Highlights: Fjaðrárgljúfur, Kirkjugólf, Foss á Síðu, Skeiðará Bridge Monument, Skaftafell Visitor Centre, Svartifoss, Jökulsárlón Beach
We slept in a little bit more on Day 7 as we were up late the previous night waiting for our laundry to be done. We had breakfast at Vik campsite and after packing our lunch and refilling our bottles with water, it’s time to hit the roads again!
Our first stop for Day 7 is Fjaðrárgljúfur (seriously I’ve given up trying to pronounce the names of most places, it’s too complicated!), about 1 hour drive away from Vik – just turn in when you see the sign to turn to Holt (Route 206) and Laki (Route F206) and continue onto the road until you reach the parking space for Fjaðrárgljúfur.
This massive canyon, about 100 meters deep and about 2 kilometres long, is estimated to form at the end of the last Ice Age, about 9,000 years ago. We first walked along the walking path above the canyon (which is along the canyon’s edge) to take in the stunning views. The weather was amazing – sunny but cooling – and it’s as if this whole place is ours because there are very few travellers who make this canyon a pit stop, despite it being so near along Ring Road (Route 1).
There’s a signboard which describes how the canyon was formed, but long story short – at the end of the last Ice Age when the glacier retreated, the glacial rivers eroded and dug itself through rocks and palagonite, creating this majestic canyon.
Instead of walking on the hiking path above the canyon, hikers can choose to walk inside the canyon as the Fjaðrá (river which flows through the canyon) is often low in water, though wading is still needed through some parts of the hike. We didn’t want to get wet so we didn’t walk in much, just stopping for a while for some photos!
Known as “The Church Floor”, Kirkjugólfið is an approximately 80 square metres wide of columnar basalt that had been eroded and shaped by glaciers and waves. What makes this place interesting is instead of seeing vertical rows of basalt column, we got to see how the top of basalt columns look like. One may infer, from its name, that there may be a church in this area but no records of a church or any other structures have been found.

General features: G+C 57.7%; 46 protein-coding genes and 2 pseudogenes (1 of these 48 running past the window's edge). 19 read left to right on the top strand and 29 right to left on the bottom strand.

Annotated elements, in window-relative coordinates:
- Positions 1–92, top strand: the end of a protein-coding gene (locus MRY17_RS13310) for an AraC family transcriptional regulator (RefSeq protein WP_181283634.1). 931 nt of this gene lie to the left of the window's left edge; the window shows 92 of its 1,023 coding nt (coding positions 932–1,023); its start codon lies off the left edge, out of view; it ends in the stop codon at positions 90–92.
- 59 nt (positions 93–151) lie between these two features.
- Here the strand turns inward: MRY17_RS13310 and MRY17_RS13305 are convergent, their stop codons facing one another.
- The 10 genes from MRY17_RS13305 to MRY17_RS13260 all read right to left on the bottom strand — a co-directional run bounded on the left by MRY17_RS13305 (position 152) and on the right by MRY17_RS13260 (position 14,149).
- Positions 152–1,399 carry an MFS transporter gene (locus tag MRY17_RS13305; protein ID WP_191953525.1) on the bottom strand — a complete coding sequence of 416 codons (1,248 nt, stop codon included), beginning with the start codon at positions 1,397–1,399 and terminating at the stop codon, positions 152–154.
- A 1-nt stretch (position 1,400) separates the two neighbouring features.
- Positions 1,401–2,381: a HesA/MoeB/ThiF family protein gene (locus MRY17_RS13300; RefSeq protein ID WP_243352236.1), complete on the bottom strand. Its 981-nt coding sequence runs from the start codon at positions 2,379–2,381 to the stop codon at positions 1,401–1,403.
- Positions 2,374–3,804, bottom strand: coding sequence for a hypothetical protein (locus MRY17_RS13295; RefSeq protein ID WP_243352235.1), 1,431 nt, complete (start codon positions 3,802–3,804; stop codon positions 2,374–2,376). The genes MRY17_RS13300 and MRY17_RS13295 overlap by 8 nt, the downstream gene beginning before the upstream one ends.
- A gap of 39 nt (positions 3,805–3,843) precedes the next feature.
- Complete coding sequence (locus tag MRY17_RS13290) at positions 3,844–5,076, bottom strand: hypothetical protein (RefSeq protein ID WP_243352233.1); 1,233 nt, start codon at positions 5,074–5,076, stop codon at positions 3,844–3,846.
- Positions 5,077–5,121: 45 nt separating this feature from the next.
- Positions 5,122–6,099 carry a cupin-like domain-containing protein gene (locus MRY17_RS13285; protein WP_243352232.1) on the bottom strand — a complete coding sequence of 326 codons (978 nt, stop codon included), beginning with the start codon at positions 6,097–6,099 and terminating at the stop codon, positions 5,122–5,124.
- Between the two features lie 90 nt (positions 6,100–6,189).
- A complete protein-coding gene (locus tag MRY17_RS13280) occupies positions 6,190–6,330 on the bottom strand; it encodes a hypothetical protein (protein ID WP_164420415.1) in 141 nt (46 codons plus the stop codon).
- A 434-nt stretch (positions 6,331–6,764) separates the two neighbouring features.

There was a sign near Kirkjugólfið which states that most basalt columns are hexagonal and apparently there are decagonal ones (10 sides), but we only managed to find, at maximum, octagonal (8 sides) basalt columns.
Foss á Síðu
Literally meant “Waterfall at Siðu”, this is perhaps not the most magnificent waterfall we have seen in Iceland, but I love it because… can you imagine living there and have a waterfall right in your backyard? I can totally imagine myself “showing off” to everyone and anyone if I ever live there or somewhere with a waterfall in my backyard!
Skeiðará Bridge Monument
In November 1996, a subglacial eruption on the Vatnajökull ice sheet resulted in floodwater to rise rapidly with a flow rate of 50,000 cubic metres per second, and reaching its highest level in mere 15 hours (experts originally estimated that the maximum flow rate would only be 20,000 cubic metres per second). The floodwater swept gigantic icebergs, weighing up to 2,000 tons, out into the sea, causing great damage to the road. The 376-metre Gigjukvisl Bridge on the Ring Road (Route 1) was struck by the icebergs and completely washed away while the Skeiðará Bridge was badly damaged, demonstrating the sheer power of Mother Nature.
The Ring Road is perhaps the most-travelled road in Iceland as it runs around the island and connects most of the inhabited parts of the country. Even with just one section damaged will result in major inconvenience for both locals and travellers. It took close to 2 years before the new bridge was completed.
Skaftafell Visitor Centre